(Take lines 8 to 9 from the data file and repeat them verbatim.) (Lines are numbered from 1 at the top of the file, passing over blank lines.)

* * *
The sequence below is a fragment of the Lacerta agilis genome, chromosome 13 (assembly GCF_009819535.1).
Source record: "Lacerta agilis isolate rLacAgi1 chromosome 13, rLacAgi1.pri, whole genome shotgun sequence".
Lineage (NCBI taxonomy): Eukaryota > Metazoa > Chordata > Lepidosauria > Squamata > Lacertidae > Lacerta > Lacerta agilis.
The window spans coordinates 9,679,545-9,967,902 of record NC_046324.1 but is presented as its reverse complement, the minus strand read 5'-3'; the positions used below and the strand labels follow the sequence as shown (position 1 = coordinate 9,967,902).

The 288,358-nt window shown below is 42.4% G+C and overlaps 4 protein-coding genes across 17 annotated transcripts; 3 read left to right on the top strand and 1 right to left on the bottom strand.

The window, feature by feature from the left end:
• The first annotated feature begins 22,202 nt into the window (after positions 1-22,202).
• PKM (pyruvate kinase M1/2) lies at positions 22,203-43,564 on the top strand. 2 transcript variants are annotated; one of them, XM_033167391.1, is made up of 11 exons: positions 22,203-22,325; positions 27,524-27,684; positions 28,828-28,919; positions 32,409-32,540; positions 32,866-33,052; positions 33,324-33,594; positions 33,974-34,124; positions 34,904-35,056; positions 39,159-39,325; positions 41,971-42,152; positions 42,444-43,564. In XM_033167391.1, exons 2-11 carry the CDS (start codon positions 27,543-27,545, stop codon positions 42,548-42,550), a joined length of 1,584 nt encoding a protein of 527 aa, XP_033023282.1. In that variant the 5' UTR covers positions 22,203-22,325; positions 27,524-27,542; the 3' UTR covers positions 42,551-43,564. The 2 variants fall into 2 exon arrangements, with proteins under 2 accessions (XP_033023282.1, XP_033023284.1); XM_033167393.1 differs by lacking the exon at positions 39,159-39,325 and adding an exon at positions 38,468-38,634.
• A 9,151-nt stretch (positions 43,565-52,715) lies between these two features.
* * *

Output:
• PKM (pyruvate kinase M1/2) lies at positions 22,203-43,564 on the top strand. 2 transcript variants are annotated; one of them, XM_033167391.1, is made up of 11 exons: positions 22,203-22,325; positions 27,524-27,684; positions 28,828-28,919; positions 32,409-32,540; positions 32,866-33,052; positions 33,324-33,594; positions 33,974-34,124; positions 34,904-35,056; positions 39,159-39,325; positions 41,971-42,152; positions 42,444-43,564. In XM_033167391.1, exons 2-11 carry the CDS (start codon positions 27,543-27,545, stop codon positions 42,548-42,550), a joined length of 1,584 nt encoding a protein of 527 aa, XP_033023282.1. In that variant the 5' UTR covers positions 22,203-22,325; positions 27,524-27,542; the 3' UTR covers positions 42,551-43,564. The 2 variants fall into 2 exon arrangements, with proteins under 2 accessions (XP_033023282.1, XP_033023284.1); XM_033167393.1 differs by lacking the exon at positions 39,159-39,325 and adding an exon at positions 38,468-38,634.
• A 9,151-nt stretch (positions 43,565-52,715) lies between these two features.